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Патент USA US2128129

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Aug‘. 23, 1938.
Filed Sept. 25. 1955
2 Sheets-Sheet 1
Aug. v23, 1938.
~ Filed Sept. 25, 1935
2 Sheets-Sheet 2
Patented Aug. 23, 1938
‘ 2,128,129
Marcus M. Farley, Battle Creek, Mich., assignor
to Duplex Printing Press Company, Battle
Creek, Mich., a corporation of Michigan
Application September 25, 1935, Serial No. 42,124
1 Claim.
This invention is an improvement in stereotype
metal casting apparatus, and its object is to con
serve and utilize the waste heat of metal melting
furnaces (especially those used for melting stere
otype metal in making printing plates), to keep
the metal discharge spout as near as possible
to the temperature of the metal in the melting
vpot as the metal passes through the spout to the
casting box. The melting temperature of stere
otype metal is low and in its passage from the
pump through the discharge spout it ordinarily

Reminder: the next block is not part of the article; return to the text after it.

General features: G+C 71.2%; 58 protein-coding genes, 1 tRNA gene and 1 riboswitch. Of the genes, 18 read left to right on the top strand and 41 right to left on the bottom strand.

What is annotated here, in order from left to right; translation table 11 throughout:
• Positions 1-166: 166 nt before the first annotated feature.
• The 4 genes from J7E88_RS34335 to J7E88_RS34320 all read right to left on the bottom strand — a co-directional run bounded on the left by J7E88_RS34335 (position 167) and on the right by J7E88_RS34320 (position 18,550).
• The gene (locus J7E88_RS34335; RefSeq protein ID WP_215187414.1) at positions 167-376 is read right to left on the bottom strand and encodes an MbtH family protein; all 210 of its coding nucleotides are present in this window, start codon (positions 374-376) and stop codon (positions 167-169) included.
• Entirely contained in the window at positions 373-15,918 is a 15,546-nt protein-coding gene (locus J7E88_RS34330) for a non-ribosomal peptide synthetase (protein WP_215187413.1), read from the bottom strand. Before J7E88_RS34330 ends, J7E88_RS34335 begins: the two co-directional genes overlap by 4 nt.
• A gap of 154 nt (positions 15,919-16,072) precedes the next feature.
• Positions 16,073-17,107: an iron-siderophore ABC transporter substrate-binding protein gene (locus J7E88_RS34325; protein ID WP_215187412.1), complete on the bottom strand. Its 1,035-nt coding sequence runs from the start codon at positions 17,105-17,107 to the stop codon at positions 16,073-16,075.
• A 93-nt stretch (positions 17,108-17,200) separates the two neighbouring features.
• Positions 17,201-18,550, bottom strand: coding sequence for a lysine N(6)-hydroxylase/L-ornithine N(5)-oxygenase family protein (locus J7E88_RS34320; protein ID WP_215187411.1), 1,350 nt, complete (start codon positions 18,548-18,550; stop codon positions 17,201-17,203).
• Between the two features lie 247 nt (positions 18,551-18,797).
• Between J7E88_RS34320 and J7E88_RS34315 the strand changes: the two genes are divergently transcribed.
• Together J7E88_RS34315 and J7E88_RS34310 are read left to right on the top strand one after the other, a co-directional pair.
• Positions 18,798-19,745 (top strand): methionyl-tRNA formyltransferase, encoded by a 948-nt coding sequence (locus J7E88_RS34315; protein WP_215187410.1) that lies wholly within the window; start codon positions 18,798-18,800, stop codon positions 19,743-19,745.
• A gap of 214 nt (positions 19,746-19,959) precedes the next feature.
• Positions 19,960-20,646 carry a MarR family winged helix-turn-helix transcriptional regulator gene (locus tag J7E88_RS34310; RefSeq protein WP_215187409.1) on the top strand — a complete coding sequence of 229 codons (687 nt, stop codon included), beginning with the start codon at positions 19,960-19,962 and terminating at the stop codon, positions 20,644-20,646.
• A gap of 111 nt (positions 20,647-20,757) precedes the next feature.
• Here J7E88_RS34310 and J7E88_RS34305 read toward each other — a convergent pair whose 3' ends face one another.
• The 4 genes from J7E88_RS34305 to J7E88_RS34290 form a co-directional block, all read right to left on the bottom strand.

loses .considerable heat, and consequently the
temperature of the metal at the discharge point
may sometimes be too low to produce plates of
good printing qualities; or the temperature‘ of
the metal in the pot must be kept higher than
necessary, to allow for the ‘drop in temperature
of the molten metal while passing through the
spout; but at such high temperatures some com
20 ponents of stereotype metal will volatilize and re
duce the quality of the metal necessary for mak
ing perfect plates. If the metal is kept at the
proper casting temperature in the melting pot,
there is a possibility of some of the metal “freez
25 ing” or adhering to the spout, which affects the
accuracy of the casting.
Heretofore attempts have been made to over
come the above mentioned objections by heating
the exposed part of the spout by auxiliary gas
30 burners, or electric heating elements, which are
expensive and troublesome. My invention elim
inates the need of any extra heating apparatus
and insures maintenance of the proper tempera
ture of the metal delivered to the casting box.
The accompanying drawings illustrate two em
bodiments of the invention as applied to two